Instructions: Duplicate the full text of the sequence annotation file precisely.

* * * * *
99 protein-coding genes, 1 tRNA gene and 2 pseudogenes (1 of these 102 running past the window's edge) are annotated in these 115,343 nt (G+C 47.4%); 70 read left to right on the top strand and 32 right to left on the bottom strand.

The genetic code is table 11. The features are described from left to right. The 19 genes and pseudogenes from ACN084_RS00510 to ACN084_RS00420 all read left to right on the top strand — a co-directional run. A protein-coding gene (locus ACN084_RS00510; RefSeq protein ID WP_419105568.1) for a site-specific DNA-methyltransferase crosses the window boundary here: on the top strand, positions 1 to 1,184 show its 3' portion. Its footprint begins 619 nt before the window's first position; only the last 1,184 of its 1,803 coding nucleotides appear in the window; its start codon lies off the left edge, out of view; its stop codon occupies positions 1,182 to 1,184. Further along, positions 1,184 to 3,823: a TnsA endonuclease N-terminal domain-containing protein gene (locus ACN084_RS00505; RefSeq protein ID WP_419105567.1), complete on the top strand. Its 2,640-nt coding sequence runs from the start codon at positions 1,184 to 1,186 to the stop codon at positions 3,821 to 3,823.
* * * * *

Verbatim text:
99 protein-coding genes, 1 tRNA gene and 2 pseudogenes (1 of these 102 running past the window's edge) are annotated in these 115,343 nt (G+C 47.4%); 70 read left to right on the top strand and 32 right to left on the bottom strand.

The genetic code is table 11. The features are described from left to right. The 19 genes and pseudogenes from ACN084_RS00510 to ACN084_RS00420 all read left to right on the top strand — a co-directional run. A protein-coding gene (locus ACN084_RS00510; RefSeq protein ID WP_419105568.1) for a site-specific DNA-methyltransferase crosses the window boundary here: on the top strand, positions 1 to 1,184 show its 3' portion. Its footprint begins 619 nt before the window's first position; only the last 1,184 of its 1,803 coding nucleotides appear in the window; its start codon lies off the left edge, out of view; its stop codon occupies positions 1,182 to 1,184. Further along, positions 1,184 to 3,823: a TnsA endonuclease N-terminal domain-containing protein gene (locus ACN084_RS00505; RefSeq protein ID WP_419105567.1), complete on the top strand. Its 2,640-nt coding sequence runs from the start codon at positions 1,184 to 1,186 to the stop codon at positions 3,821 to 3,823.